Geo-blocking is when customers are prevented from accessing a provider’s website from another EU country or purchasing their goods under the same general terms and conditions as national customers. For example, the customer’s current location can be determined if the website collects the IP address. The online merchant now knows from which country the customer wants to access the site and can redirect him to a country-specific shop. This makes it possible to display a different assortment or mark an article as unavailable.
The Geo-blocking Regulation (EU) 2018/302, which came into force on December 3, 2018, put an end to these practices for EU countries as well as Iceland, Norway, and Liechtenstein. It aims to give EU citizens better access to online goods and services and provide legal certainty for entrepreneurs. The geo-blocking regulation is part of the EU strategy to strengthen the digital single market.
In Germany, the Federal Network Agency is monitoring the implementation of the regulation. In February 2020, it drew an interim conclusion after the first months of the new legislation. Around 100 complaints were received, half of which concerned sales of goods such as electrical appliances, clothing, and e-books. Two-thirds of the justified complaints were resolved with the suppliers, and a solution was found without further action. Otherwise, the Federal Network Agency can impose fines of up to 300,000 euros.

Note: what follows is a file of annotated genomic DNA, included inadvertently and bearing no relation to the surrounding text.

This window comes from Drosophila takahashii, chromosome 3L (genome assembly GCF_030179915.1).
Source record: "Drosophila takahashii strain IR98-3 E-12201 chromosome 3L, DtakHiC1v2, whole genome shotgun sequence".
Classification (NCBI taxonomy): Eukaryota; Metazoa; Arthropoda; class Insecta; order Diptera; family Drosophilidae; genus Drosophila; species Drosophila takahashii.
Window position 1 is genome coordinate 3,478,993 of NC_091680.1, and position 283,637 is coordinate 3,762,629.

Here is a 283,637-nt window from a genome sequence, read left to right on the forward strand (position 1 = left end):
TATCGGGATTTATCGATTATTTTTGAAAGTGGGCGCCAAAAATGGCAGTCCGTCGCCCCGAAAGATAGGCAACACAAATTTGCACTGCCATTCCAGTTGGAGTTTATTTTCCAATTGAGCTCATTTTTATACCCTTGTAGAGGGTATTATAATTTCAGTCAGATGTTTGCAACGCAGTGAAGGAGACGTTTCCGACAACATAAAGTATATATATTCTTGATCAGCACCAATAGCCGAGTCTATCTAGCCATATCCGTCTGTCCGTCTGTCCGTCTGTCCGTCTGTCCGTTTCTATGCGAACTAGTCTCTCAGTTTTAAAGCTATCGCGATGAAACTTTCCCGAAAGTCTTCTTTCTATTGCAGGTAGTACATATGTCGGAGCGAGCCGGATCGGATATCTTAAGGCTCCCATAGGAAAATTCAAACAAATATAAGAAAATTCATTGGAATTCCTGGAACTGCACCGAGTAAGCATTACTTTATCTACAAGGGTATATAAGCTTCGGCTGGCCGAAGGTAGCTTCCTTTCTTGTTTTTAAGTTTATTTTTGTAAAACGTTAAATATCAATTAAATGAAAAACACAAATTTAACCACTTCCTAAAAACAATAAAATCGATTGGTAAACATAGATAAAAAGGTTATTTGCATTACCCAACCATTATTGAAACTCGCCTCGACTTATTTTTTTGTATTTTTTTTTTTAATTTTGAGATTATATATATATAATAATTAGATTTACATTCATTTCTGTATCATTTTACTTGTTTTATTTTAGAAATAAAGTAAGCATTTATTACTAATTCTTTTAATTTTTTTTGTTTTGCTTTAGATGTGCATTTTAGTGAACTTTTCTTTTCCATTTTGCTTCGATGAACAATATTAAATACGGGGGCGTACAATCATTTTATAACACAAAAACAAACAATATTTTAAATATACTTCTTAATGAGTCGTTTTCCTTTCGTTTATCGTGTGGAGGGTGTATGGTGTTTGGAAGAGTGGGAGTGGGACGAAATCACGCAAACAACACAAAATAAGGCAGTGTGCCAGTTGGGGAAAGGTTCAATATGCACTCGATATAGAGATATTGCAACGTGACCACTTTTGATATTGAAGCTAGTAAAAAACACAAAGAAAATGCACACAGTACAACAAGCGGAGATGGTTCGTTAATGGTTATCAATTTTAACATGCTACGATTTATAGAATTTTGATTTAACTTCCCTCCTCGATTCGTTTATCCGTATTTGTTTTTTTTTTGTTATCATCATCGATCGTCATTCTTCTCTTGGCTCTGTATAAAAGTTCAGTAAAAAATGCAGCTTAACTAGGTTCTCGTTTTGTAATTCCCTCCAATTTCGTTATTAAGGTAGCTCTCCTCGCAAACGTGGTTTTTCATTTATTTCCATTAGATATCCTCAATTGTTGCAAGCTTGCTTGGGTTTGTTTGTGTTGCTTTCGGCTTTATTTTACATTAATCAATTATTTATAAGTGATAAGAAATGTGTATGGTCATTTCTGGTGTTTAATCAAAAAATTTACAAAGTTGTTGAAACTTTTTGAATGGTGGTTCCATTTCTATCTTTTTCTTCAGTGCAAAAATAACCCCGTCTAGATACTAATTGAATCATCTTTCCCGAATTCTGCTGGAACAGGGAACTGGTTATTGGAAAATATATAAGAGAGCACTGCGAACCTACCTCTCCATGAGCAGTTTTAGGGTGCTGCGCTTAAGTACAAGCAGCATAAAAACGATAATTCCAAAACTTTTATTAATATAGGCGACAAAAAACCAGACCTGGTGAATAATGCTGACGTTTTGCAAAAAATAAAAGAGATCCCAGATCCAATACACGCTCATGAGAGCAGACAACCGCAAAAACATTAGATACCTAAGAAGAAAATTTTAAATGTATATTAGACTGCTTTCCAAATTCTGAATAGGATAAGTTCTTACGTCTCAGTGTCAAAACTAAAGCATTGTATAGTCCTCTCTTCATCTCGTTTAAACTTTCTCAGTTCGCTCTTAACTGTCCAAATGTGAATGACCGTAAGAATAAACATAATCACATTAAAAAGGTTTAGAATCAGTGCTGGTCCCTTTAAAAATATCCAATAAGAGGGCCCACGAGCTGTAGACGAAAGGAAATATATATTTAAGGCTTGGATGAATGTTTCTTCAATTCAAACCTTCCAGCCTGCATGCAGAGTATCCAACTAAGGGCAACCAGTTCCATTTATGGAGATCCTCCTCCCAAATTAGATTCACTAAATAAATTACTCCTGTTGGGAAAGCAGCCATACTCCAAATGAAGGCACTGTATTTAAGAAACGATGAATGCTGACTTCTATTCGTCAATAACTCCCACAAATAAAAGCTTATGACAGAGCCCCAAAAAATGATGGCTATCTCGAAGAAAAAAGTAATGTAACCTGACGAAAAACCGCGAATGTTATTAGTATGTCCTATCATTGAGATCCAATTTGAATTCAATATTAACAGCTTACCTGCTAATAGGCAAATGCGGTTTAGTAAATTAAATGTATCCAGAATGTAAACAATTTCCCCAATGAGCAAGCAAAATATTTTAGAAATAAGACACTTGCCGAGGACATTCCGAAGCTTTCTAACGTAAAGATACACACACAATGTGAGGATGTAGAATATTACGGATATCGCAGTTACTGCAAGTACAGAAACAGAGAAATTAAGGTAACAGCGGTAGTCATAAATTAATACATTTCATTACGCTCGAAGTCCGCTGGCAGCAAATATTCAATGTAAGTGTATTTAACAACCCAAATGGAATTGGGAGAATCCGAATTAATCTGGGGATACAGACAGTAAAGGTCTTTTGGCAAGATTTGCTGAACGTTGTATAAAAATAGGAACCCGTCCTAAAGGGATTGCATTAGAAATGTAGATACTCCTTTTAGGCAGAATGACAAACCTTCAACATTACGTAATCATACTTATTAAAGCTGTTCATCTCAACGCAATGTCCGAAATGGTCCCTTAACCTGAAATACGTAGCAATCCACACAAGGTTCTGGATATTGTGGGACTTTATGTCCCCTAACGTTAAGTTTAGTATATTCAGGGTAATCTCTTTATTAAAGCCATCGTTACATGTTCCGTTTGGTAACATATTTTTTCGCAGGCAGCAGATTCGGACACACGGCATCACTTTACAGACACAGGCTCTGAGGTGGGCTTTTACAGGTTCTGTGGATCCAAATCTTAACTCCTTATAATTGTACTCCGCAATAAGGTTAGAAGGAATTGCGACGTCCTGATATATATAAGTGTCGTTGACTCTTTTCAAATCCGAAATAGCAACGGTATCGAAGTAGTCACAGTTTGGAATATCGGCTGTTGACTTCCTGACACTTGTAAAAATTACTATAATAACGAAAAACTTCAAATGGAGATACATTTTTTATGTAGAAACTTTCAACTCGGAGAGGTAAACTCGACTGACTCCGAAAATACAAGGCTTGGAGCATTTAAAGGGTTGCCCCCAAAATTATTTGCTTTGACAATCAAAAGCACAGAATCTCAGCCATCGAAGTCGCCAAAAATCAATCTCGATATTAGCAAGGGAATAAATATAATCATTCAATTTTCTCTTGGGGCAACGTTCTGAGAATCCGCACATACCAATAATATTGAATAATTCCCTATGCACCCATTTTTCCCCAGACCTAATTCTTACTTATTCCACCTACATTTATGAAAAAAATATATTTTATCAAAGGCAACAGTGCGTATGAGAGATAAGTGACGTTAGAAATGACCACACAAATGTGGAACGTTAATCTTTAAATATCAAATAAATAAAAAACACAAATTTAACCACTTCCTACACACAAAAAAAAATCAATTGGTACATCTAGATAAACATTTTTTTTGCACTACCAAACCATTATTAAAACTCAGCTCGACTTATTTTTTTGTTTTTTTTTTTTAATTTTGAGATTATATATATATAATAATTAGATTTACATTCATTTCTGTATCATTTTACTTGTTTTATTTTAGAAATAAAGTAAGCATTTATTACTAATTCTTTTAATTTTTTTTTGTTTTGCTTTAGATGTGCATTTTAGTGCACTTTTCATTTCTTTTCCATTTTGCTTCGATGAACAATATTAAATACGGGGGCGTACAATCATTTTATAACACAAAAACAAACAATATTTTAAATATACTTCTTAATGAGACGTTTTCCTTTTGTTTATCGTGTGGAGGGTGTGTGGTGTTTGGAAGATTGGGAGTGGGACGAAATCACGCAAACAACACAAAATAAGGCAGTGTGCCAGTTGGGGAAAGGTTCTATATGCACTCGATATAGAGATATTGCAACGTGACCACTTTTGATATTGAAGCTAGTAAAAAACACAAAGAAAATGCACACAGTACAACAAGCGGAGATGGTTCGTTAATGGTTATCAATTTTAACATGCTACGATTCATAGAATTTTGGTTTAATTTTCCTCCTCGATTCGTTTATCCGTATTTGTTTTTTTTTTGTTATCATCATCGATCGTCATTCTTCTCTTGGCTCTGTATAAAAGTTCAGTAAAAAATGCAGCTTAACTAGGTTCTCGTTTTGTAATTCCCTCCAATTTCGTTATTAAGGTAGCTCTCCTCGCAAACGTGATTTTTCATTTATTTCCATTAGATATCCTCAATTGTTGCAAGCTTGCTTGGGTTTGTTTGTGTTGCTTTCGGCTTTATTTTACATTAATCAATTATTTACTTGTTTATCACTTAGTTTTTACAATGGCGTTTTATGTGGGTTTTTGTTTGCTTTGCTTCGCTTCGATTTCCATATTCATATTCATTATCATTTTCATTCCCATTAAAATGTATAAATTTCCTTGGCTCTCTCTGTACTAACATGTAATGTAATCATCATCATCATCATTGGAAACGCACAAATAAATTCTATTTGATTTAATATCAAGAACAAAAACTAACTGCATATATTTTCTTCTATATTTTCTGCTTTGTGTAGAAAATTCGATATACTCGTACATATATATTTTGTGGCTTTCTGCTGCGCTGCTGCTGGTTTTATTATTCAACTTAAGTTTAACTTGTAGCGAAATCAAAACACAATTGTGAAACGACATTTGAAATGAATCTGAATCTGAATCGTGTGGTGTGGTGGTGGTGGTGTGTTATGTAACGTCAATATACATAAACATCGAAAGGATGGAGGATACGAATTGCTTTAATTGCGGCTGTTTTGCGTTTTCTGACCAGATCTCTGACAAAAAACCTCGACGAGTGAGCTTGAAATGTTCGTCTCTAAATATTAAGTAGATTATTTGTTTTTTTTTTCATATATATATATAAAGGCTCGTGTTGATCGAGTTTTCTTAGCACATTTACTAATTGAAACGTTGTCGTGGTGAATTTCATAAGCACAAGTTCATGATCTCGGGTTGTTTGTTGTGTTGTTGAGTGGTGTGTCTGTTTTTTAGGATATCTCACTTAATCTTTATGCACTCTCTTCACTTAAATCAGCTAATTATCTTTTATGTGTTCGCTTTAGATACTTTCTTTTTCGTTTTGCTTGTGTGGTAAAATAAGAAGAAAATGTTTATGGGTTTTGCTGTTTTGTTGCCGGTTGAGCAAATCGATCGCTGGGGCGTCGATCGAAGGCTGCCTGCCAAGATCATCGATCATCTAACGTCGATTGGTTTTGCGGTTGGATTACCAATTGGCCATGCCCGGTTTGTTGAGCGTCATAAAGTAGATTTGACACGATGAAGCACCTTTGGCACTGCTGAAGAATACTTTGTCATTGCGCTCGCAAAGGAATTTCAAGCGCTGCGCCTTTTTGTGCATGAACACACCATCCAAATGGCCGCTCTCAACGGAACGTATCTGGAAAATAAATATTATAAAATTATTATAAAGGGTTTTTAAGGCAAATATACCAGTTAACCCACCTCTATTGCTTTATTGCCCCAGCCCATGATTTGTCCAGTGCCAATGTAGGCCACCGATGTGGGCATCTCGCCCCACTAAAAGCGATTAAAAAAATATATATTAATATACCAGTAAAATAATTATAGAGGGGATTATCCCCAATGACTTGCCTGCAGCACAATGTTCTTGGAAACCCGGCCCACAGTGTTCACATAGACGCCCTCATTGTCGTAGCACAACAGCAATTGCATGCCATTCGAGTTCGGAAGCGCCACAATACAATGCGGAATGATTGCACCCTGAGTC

However, online retailers in the EU can still define for themselves to which countries they deliver their products. Many consumers see this as a disadvantage because although they can purchase the goods under the same general terms and conditions as national customers, the retailer may still need to offer delivery to the desired country. For many retailers, VAT is a significant hurdle in cross-border e-commerce: The applicable tax rates must be known, and the gross sales price must be correctly calculated and displayed in the shop. In addition, VAT registration in the destination country and tax payments to the national authorities are also necessary. The EU plans to simplify taxation in Europe further. A proposal from the Commission is to be presented by 2022.
ClearVAT helps online traders to sell their goods in all EU countries in a legally compliant manner. ClearVAT assumes the assignment of national tax rates and exemptions to the articles purchased online, as well as tax collection and reporting to the local tax authorities, without the trader registering in the delivery country. This provides fast access to the European Single Market.